Saturday, January 16, 2016

le Japon

"arigato gozaimaaasssss" Japanese for thank you very much, heard at the counter, getting off the bus, asking for directions.  Sometimes I just hear, gozaimas.  You give a slight bow and eye contact.  Normally I would walk away from making a purchase at the store and mutter "thanks" while half walking away and fumbling with the change and receipt.  In Japan, when you say thanks, things stop just momentarily when you exchange thank you.  Even the hurried hotel housekeeping, stopped in her tracks for a slight bow, I forget even why I had to ask her something. So I do the same and suddenly gratitude becomes an important part of the exchange.

Tokyo Station, the central Japan Railways station, has an area of shops called Station City.  It's kind of a cross between a mall, except not nearly as cavernous, and a medieval marketplace, except no plague. It's extremely modern, three levels, full of people and life and constant purchases made at every store or restaurant or foot stall.  Station City is on two or three levels and you can't see from one end to the other it's so long. There are a labyrinth of corridors with different themes: a dark Edo-era Japanese wood theme corridor with restaurants, a bright Marche with to-go Japanese style food, fresh meat and confectionaries, clothes stores, Hello Kitty store and sixteen similar stores (the Japanese love the cute little toys), fashions, tons of restaurants...mostly Japanese and one with fish tanks containing squid and other fish to eat, others with super fresh oysters on display, bamboo themed area, white glass and white floor and white light area like Macys jewelry store except with food.

I enjoy losing myself in the place because there is so much life.  The Japanese seem to have a sense of making space inviting.. such as bamboo and bonsai gardens. I couldn't find sushi that I wasn't afraid to eat (eel! squid!)  so stopped in to an inviting French themed restaurant.  Fantastic vintage French music, and the best steak I ever had!  I had the cheese opener.  Yesterday I had fried oysters at a Japanese restaurant there. I was surprised and learned very fast that I wouldn't be able to get by very well with English. It's not like Europe where you can get by pretty easily. So the restaurants at the tran station make it easy... they have these picture-menus where you can point to what you want.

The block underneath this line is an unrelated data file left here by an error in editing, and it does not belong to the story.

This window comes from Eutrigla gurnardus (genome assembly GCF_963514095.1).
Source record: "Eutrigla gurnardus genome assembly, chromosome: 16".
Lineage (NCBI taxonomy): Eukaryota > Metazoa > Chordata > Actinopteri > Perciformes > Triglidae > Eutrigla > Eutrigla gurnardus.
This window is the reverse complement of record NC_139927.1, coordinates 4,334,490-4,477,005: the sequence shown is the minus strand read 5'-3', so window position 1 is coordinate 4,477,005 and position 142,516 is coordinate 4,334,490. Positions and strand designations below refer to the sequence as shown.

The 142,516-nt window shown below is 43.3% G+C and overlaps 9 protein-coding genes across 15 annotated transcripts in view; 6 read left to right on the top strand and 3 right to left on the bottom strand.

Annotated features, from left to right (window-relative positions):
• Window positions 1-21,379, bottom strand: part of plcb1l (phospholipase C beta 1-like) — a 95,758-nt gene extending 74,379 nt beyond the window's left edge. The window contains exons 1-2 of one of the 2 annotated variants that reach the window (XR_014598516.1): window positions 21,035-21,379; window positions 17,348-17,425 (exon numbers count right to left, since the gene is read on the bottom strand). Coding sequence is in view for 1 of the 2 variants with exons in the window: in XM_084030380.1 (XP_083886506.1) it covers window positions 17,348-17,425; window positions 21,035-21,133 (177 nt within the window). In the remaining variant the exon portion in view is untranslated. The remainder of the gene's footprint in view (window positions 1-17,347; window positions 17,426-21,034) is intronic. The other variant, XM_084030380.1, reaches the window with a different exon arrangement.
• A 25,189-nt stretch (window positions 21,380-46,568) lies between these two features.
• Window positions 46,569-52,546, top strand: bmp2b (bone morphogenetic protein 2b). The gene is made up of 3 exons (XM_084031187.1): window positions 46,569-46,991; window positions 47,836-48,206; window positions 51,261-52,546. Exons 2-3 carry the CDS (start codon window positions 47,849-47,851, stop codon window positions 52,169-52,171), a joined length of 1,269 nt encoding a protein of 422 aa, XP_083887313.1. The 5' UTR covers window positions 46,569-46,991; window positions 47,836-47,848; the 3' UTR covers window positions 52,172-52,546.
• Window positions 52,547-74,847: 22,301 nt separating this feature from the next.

the entrance to Gabu Gabu

the fantastic steak.  Due to the language barrier, I would not be able to find out what went into it.

Another area of fine food. Many Japanese where breathing filter masks. I am guessing because of pollution. Tokyo seems smoggy from when I went up Tokyo Tower, you couldn't see Mt. Fuji because of smog. I had no trouble breathing. I've often been served wet-cloths wrapped in plastic (not the chemical wet-naps) and the hotel bathrooms and even many public bathrooms have bidets with front and rear squirters. That is how it is here.

The Shinkansen superexpress is sometimes known as the bullet train. Japan has buses, subway lines, local trains, then Shinkansen for intercity.  Shinkansen platforms are at the upper most level of Tokyo Station. There are many levels and you can lose yourself in them.  Most levels are bustling with commuters and shoppers but once you go up to Shinkansen things quiet down because you are entering an ultramodern world with different melodies playing for train arrivals, strange beeping sounds and echoing announcements. It is a futuristic world. The bullet, I took to Kyoto for a night to see the shrines and temples it is famous for.

Mt Fuji from the train on way from Tokyo to Kyoto

Hishimi Inari shrine in Kyoto.  I didn't see many churches in Japan. Buddhism seems to be practiced in shrines and temples common everywhere. Hishimi Inari is particularly large, but some are not much larger than a market stall. From my observation there is a purifying ritual (Fushimi Inari gives you directions how, using a fountain and bamboo ladle).  Then there is breif chanting and usually two claps of the hand. Infrequently a small gong. You pay money to the shrine for candles, prayer sticks, and other numerous small symbolic items.

Hishimi Inari was captivating, with its orange-painted wooden arches. You walk through them, and they go quite a distance, up a hill, sometimes with small shrines off to the side.

Main temple

Off to one side, on a steep hillside, a bamboo tree stand

Lively alley way of food vendors at base of the shrine

Kyoto Botanical Garden included a Japanese garden pond. Even in drab January I can see how Monet would be inspired!

Which reminds me of this picture I took in Saipan.  Women in dresses and parasols, people dispersed, only for a moment that seemed very Matisse so I shot this of that short lived scene. However, that area of the beach was always pretty quiet and peaceful when I was there.

Matisse above, Monet below.

More of Fushimi Inari

Kyoto central food market, another bustling area of exotic (to me) food, and great for gift shopping.

Amid the food stalls, clothing stalls, and dollar-store type stalls was a shrine: